Kathmandu, January 28:

South Korea has given a green signal to empanel Nepal as a source country for skilled manpower, by allowing its entry into a newly-enforced Employment Permit System (EPS).

South Korean labour minister Lee Sang Soo, who is on a three-day official visit to Nepal, today expressed satisfaction over Nepal’s preparations to become a source country for labour and enter into EPS.

In a brief meeting with media persons after ministerial level bilateral talks on Sunday, Lee said that South Korea is keen to import skilled technical work force from Nepal. “If everything goes as per the plan, we hope to sign a memorandum of understanding (MoU) between two countries by the end of February,” he said.

Ramesh Lekhak, state minister for labour and transport management, who led the Nepali delegation, is also anticipating in the bilateral MoU to be signed soon. “South Korea is very positive on our requests and expressed satisfaction over our preparations,” he said, while talking to The Himalayan Times.

He also informed that the government would inform potential candidates about job opportunities and ask them to take part in training as per the demand from South Korea. The training will include skill development, Korean language and working environment.

According to him, the government will create a roster of trained and potential candidates, which will be put in a website. Korean employers will select workers they need from the roster and start processing to import them through the government. “It is to make sure of transparency and to avoid unnecessary hassles,” Lekhak said.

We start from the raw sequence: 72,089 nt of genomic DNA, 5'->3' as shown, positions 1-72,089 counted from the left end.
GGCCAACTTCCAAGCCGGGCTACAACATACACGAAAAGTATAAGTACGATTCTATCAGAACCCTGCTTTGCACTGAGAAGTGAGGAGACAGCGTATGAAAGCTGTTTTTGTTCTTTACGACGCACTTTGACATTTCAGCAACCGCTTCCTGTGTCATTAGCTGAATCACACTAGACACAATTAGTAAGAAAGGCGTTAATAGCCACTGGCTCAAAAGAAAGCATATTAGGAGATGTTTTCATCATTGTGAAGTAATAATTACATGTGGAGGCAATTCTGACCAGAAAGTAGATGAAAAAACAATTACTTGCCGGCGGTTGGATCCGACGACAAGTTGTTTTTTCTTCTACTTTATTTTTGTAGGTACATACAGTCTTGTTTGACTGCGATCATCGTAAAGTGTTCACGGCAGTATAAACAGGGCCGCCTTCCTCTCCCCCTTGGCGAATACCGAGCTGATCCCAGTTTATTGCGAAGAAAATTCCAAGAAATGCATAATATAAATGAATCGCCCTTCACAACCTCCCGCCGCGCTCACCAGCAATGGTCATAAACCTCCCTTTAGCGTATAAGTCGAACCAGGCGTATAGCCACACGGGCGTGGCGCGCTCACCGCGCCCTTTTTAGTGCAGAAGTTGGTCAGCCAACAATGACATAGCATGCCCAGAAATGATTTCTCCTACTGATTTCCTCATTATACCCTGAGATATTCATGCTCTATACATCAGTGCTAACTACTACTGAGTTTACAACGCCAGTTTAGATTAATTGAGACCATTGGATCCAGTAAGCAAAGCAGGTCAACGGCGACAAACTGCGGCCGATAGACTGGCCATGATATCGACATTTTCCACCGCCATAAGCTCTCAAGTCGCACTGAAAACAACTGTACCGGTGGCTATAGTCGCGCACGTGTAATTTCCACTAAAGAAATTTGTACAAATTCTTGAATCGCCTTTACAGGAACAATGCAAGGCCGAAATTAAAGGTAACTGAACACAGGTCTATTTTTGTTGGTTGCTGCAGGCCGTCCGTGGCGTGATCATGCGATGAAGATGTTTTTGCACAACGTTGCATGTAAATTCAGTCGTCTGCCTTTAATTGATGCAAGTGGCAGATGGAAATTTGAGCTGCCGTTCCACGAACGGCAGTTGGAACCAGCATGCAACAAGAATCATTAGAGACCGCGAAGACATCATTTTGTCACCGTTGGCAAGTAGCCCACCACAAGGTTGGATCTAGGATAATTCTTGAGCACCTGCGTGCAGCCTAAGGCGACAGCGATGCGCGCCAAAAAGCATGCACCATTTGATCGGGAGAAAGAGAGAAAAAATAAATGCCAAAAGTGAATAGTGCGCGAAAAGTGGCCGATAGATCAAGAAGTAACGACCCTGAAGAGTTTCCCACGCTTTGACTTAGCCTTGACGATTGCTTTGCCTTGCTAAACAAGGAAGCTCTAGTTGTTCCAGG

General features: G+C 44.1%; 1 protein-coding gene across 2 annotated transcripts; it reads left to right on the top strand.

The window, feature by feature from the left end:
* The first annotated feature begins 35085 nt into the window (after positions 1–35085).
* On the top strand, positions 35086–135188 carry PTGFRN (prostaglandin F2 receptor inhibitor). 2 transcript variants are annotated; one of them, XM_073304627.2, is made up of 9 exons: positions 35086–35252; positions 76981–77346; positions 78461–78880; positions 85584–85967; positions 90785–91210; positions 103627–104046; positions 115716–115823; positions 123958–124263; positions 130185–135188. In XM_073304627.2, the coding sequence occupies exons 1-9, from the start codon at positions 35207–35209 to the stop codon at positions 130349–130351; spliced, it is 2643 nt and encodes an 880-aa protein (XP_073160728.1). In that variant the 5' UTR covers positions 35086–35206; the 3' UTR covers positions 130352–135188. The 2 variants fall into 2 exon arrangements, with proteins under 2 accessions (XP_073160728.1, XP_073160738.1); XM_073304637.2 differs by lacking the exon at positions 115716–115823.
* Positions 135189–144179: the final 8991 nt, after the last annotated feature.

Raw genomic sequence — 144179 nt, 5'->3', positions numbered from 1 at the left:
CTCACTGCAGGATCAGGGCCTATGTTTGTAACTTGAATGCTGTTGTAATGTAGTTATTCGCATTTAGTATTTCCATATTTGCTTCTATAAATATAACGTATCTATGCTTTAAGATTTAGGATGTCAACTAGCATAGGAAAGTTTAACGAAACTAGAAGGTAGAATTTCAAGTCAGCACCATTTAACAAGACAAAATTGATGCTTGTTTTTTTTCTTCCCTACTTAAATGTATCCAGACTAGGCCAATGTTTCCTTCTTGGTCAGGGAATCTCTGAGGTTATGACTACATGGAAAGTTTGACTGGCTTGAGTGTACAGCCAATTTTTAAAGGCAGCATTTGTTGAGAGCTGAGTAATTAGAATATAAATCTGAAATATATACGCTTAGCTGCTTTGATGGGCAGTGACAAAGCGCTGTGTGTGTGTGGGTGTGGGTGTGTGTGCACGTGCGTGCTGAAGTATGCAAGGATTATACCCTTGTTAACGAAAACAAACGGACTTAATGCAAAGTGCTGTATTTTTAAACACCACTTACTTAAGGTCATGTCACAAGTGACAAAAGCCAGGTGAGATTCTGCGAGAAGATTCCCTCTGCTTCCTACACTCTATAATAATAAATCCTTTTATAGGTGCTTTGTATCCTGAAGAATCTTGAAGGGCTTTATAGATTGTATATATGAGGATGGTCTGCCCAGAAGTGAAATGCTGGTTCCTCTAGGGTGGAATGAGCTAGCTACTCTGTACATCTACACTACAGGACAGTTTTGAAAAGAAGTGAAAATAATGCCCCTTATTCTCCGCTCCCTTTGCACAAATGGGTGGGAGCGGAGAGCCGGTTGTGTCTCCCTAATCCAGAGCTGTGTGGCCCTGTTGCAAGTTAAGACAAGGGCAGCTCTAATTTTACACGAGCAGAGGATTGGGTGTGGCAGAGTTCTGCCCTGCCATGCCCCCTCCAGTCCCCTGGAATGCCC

The labour ministry sources say that Nepal could send as many as 10,000 trained technical workers to Korea every year under the new system, which ensures pay and perks as per the Korean labour law.

“High job security will be ensured with better pay and facilities than what current industrial trainee workers get,” said a senior official at the ministry. The initial cost for interested manpower will also drop compared to the cost involved in sending industrial trainees now.

Taking lessons from the previous controversy in selecting and sending labourers, Korea this time has adopted a new procedure of ‘public sending system’ under which selection and exporting labourers will be done by the source country instead of manpower agencies. Nepal also had some bitter experiences in terms of selection and sending labourers as ‘industrial trainees’.